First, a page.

Sense of Effort and the Effects of Fatigue in the Tongue and Hand Fatigue and increased effort are common symptoms for people with movement disorders and dysarthria, but they are rarely quantified. In an attempt to develop a clinically useful and physiologically meaningful measure of fatigue, we used a task that involves sustaining a target effort level without visual feedback while squeezing a ... Research Article
Research Article  |   February 01, 1996
Sense of Effort and the Effects of Fatigue in the Tongue and Hand
 
Author Affiliations & Notes
  • Nancy Pearl Solomon
    Department of Speech Pathology and Audiology and National Center for Voice and Speech University of Iowa Iowa City
  • Donald A. Robin
    Department of Speech Pathology and Audiology and National Center for Voice and Speech University of Iowa Iowa City
  • Sara I. Mitchinson
    Department of Speech Pathology and Audiology and National Center for Voice and Speech University of Iowa Iowa City
  • Douglas J. VanDaele
    Department of Speech Pathology and Audiology and National Center for Voice and Speech University of Iowa Iowa City
  • Erich S. Luschei
    Department of Speech Pathology and Audiology and National Center for Voice and Speech University of Iowa Iowa City
  • Currently affiliated with the Department of Communication Disorders, University of Minnesota, Minneapolis
    Currently affiliated with the Department of Communication Disorders, University of Minnesota, Minneapolis×
  • Currently affiliated with Cognitive and Rehabilitation Specialists, Westchester, IL
    Currently affiliated with Cognitive and Rehabilitation Specialists, Westchester, IL×
  • Contact author: Nancy Pearl Solomon, PhD, Department of Communication Disorders, University of Minnesota, 115 Shevlin Hall, Minneapolis, MN 55455.
    Contact author: Nancy Pearl Solomon, PhD, Department of Communication Disorders, University of Minnesota, 115 Shevlin Hall, Minneapolis, MN 55455.×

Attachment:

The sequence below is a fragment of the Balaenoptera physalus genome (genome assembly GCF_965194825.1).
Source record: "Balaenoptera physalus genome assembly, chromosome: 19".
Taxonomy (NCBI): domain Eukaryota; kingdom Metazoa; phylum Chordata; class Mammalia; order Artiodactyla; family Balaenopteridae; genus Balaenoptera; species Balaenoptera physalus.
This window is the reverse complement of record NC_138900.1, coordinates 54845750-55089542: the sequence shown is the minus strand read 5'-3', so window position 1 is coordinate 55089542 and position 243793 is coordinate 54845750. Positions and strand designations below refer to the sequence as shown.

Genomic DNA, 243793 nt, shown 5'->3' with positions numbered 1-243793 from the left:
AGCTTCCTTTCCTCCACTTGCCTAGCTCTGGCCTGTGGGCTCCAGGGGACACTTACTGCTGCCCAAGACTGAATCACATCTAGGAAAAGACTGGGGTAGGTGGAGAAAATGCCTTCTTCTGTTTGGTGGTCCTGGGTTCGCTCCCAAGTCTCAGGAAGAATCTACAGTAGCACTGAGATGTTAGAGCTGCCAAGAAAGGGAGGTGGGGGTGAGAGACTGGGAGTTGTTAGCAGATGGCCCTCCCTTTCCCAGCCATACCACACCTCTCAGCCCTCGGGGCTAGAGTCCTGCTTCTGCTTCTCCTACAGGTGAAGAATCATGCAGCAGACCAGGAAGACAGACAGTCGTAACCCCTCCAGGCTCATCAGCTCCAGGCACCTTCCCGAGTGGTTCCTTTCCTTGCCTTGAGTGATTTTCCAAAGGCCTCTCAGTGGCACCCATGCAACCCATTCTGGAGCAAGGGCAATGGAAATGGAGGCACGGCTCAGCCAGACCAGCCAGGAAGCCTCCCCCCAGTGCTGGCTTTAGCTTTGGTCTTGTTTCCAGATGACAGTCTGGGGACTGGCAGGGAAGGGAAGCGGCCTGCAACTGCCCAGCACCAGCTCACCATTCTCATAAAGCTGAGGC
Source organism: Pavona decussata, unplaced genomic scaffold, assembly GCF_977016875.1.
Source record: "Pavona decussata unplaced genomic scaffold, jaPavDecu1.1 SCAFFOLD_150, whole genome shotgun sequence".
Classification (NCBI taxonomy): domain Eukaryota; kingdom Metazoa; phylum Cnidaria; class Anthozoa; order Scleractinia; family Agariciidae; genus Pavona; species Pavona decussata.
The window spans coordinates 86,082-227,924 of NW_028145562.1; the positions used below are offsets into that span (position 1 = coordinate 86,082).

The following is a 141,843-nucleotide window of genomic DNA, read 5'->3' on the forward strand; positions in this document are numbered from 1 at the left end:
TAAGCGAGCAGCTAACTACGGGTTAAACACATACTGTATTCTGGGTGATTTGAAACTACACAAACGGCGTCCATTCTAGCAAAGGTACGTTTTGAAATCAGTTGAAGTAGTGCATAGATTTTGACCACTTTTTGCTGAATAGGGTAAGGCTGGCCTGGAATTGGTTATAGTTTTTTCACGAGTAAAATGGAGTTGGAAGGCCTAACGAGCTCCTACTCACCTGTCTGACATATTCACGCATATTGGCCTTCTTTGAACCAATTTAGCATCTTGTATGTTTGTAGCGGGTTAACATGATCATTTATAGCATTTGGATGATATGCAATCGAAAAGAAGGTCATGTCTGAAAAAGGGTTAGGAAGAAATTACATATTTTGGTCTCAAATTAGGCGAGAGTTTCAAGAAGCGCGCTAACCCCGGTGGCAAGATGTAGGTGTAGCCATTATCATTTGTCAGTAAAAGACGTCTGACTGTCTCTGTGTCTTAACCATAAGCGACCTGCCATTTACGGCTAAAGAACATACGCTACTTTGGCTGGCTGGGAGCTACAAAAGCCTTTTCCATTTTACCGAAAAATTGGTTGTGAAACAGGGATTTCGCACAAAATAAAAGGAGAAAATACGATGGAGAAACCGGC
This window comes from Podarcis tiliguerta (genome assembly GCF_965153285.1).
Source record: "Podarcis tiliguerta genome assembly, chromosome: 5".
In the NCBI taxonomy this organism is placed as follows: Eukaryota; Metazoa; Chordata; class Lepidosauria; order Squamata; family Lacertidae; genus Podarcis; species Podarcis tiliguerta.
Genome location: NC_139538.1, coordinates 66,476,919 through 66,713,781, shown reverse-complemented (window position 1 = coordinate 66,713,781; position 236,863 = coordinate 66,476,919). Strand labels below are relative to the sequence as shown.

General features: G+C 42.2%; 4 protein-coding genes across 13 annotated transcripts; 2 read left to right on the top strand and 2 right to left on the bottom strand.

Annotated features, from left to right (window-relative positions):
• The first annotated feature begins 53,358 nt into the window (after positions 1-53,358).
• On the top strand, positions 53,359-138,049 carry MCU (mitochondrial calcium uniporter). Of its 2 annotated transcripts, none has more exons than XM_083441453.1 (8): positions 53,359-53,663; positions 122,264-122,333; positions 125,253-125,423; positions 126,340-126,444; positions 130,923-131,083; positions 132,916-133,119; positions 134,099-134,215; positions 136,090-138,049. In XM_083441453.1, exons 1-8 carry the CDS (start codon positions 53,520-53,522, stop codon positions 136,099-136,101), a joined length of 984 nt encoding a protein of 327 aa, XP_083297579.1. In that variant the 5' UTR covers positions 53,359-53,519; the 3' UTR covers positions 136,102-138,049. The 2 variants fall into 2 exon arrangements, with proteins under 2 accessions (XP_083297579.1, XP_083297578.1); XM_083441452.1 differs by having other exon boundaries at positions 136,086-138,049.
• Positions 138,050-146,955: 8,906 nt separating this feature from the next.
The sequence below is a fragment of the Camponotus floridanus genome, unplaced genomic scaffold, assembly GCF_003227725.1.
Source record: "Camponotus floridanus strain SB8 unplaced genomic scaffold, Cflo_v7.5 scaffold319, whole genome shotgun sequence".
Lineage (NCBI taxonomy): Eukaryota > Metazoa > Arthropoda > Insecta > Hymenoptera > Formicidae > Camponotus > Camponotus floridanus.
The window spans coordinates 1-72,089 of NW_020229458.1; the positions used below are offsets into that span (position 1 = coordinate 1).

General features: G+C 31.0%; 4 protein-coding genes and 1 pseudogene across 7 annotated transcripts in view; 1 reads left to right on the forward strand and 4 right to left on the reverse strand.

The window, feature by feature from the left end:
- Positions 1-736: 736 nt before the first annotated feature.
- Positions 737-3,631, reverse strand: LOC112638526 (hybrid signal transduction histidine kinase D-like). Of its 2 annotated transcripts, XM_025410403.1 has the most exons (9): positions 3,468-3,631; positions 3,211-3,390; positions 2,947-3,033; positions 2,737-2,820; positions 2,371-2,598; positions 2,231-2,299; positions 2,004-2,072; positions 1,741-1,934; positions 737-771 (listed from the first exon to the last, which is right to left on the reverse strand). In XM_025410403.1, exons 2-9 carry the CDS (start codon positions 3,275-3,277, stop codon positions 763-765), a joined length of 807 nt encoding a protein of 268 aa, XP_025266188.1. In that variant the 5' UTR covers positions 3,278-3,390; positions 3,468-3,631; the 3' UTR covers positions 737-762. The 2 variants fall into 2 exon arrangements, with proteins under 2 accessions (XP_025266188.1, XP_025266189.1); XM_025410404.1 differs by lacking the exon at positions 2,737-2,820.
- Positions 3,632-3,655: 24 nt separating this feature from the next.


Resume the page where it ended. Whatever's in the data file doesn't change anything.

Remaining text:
Article Information
Research Issues, Methods & Evidence-Based Practice / Speech / Research Articles
Research Article   |   February 01, 1996
Sense of Effort and the Effects of Fatigue in the Tongue and Hand
Journal of Speech, Language, and Hearing Research, February 1996, Vol. 39, 114-125. doi:10.1044/jshr.3901.114
History: Received February 3, 1995 , Accepted July 17, 1995
 
Journal of Speech, Language, and Hearing Research, February 1996, Vol. 39, 114-125. doi:10.1044/jshr.3901.114
History: Received February 3, 1995; Accepted July 17, 1995

Fatigue and increased effort are common symptoms for people with movement disorders and dysarthria, but they are rarely quantified. In an attempt to develop a clinically useful and physiologically meaningful measure of fatigue, we used a task that involves sustaining a target effort level without visual feedback while squeezing a bulb connected to a pressure transducer. In the first experiment, 12 healthy young adults performed the constant-effort task with the tongue and the preferred hand at 3 submaximal levels of effort. The resulting pressure declined over time as a negative exponential function with a nonzero asymptote. In the second experiment, 6 subjects performed the constant-effort task before and after acutely fatiguing the tongue and hand. The rate of pressure decline was significantly greater after fatigue. One possible mechanism for the characteristic negative exponential function is that It reflects a constant descending drive from higher centers in the CNS to the appropriate motoneuron pools. Thus, this technique may elucidate the contribution of central fatigue to normal and disordered speech.

Acknowledgments
This research was supported by research grants 1-R03-DC01182 and P60-DC00976 from the National Institutes on Deafness and Other Communication Disorders. A portion of this work was presented at the 1992 Conference on Motor Speech in Boulder, CO. We would like to thank Dr. William Clarke for statistical consultation and three anonymous reviewers who provided helpful suggestions for the final version of this manuscript.
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